Take the drugs, they might help. If they do, and even if they don’t, remember that your belief that you will be better is true. Absolutely right. Hang in there, don’t ever be afraid to ask for help, do any little thing that gets you through the hard parts, and remember that the little things are really lovely. Not exciting, maybe not “meaningful” to some people, but good, all the same. That’s what will get you through this.

    We’re all with you.

  • Arden

    There’s absolutely nothing wrong with taking the meds. It’s better to take them now, rather than sink deeper and deeper into the depression. Hopefully your first med works, if after a while it doesn’t, don’t give up, different drugs work for different people. Soon enough, with the return of daylight and nice weather, and the return to more “normal” brain chemistry, you’ll start to see a change, I’m sure of it. Plus you’ve got yourself a great little web of support both in person and online! Best of wishes from one dog-cat lover to another!

  • Grasswren

    Zoom, I feel for you. I’ve been depressed. I’ve been on anti-depressants. I have an inherited form of it and will have to watch out for it for the rest of my life. I’m not ashamed of that, and I’m grateful to the scientists who developed the modern, non-addictive medications.

    It can take time to find what works for you. That’s normal, don’t let it worry you. Personally, without the anti-depressants I did not have the capability to do the other, non-medication things that combat depression. With the anti-depressants I was able to get back into exercise, work on my ways of thinking, do all the things I needed to do to get my life back. I needed the short term medication to take up the long term solutions. They may, or may not, be the thing that will help you, either way, all that matters is that you be all right.

    Depression is irrational, and it’s sneaky, too. When you’re depressed, you often feel like all the real effects of this genuine illness are malingering, or your own fault. Or like doing something that will help is caving. That’s very familiar to me. And it’s not true. You are, from what I read here, not a person who makes up excuses not to live life. It’s the depression talking, and it’s lying to you.

    Zoom, you are worthy of being helped. You are doing your best. It is all right to feel like this, and it is all right to accept help that works. And yes, you will be fine.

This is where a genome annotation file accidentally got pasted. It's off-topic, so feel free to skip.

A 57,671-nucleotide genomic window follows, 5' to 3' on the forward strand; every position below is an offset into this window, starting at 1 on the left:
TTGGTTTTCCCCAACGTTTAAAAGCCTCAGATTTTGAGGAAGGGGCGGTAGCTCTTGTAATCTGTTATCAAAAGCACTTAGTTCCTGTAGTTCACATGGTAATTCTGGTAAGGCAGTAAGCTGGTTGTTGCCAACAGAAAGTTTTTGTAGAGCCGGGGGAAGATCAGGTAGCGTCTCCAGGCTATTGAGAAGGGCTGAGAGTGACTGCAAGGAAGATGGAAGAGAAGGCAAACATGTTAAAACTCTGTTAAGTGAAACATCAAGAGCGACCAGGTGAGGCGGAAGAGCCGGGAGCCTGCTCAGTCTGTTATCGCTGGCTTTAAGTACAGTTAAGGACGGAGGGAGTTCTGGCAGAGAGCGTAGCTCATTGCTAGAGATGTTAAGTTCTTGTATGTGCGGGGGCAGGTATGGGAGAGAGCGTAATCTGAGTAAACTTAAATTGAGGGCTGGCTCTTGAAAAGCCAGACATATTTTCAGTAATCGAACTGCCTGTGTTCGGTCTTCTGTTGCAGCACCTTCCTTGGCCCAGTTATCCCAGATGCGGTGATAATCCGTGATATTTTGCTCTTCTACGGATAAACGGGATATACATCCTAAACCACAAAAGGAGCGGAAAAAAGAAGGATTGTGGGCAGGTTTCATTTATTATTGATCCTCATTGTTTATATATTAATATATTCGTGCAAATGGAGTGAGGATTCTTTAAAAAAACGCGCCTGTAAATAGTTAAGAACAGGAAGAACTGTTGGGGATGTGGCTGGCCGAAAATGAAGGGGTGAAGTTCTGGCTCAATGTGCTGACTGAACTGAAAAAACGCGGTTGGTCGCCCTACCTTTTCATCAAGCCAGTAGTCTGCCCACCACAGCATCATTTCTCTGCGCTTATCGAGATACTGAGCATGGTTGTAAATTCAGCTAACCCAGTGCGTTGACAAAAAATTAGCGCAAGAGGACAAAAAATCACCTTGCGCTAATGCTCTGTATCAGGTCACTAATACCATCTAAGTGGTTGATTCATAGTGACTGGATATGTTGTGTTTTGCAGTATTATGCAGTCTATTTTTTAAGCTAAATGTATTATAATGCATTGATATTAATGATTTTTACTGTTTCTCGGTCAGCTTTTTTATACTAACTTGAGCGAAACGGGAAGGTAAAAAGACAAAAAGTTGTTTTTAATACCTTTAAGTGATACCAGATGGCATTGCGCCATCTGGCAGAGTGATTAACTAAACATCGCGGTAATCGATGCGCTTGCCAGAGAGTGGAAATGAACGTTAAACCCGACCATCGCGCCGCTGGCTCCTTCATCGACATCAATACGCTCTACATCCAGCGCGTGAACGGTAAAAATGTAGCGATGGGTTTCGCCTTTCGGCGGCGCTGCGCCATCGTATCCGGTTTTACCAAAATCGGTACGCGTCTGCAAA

• Hey there Zoom,

    In my experience, anti-depressants can take up to 5 weeks to kick in, and the first few days on them, particularly if you´ve never taken them before,might feel quite weird. Probably your doctor has told you about all this already anyways.

    Acknowledging that you are going through depression and taking medication for it can be very tough. Like you yourself say, you wouldn´t blame anyone for taking meds, and yet you don´t feel completely comfortable in doing it yourself. I mean, it is your very depression that makes you feel this way. It is hard to see this clearly when your energy is gone. However, no matter how you feel right now, you know it´s perfectly ok to be depressed, to take the pills and to not move much if that´s what you feel like till you´re ready to do it. Watch your hummingbirds, take the pills, whatever works and for however long you need to until you feel your energy and happy back. Don´t care about anything else, there is no need. Your happy and energy will be back, since that´s who you are, no doubt. Give yourself a little time and soon enough you´ll find yourself enjoying things again. In the meantime, big hugs, lots of us out here know what you´re going through, walk it with you, and also know how much you rock, depressed or not :)

  • Payton

    I can’t say anything better than the other commenters. I just wanted you to know how many of us read you because of the clarity and insight you bring to your writing. You don’t always have to sound happy for us. Be kind to yourself as you adjust, and know how many of us will lend you an ear (or a pair of eyeballs).

  • Connie

    I have been depressed since my 30’s and been on and off antidepressants. Now I am staying on one for the rest of my life. Depression is a chemical change, and takes at least six months to resolve. With all the assaults your poor body and mind have been thru this past year, it’s no wonder you have gotten depressed. As you start to feel better you will have more interest in doing more. Hang in there!!!! You are an amazing woman!

  • You are the wisest and kindest friends a blogger could ask for. Thank you so much.

  • Gwyndolyn O'Shaughnessy

    BIG hugs to you and Duncan!

    It will get better; your natural optimism will return. You are Very Smart to accept medical help with the depression!

  • lisa in toronto

    Thanks for sharing your worries and thoughts with your readers, as usual.
    Maybe your well-chosen words will help someone else as well.
    I hope you are feeling up to going for a walk these days, as the weather seems to have really become spring. Flowers are coming up in Toronto at any rate. I am really ready for those.
    best wishes

  • Nat

    Nothing really to add… there is nothing wrong with taking meds if you need them. Hugs.

  • Hey you …

    If you ever need an uplifting, personal gig played in your living room or in a park, contact me and we can set something up. I’d love to play for you and I think live music is very theraputic. And I would LOVE to teach you how to play something — it lets everything out. I would have given in to my dangerous thoughts in my teen years without it.


  • Good for you, Zoom. You’re not giving in. You’re seeking and accepting help, and that is an important life skill. Take care.

  • Hang in there. You’ve had a tough year. There’s nothing wrong with getting the help you need. It will get better.

  • Gillian

    Treating depression is better than letting it run you. It’s not something you do by willpower. All the best to you.

  • Depression shows up in many ways, not just mental but physical. Aches and pains are common. And yes, the meds can take a few weeks to make a difference so if you can have a little patience (I know it’s hard when you’re already feeling like shit) they might make you feel lighter. I am a psychiatric social worker and I see people in all states of mental health. Depression is something you can deal with as long as you DEAL with it. Be kind to yourself. It’s been a rough year.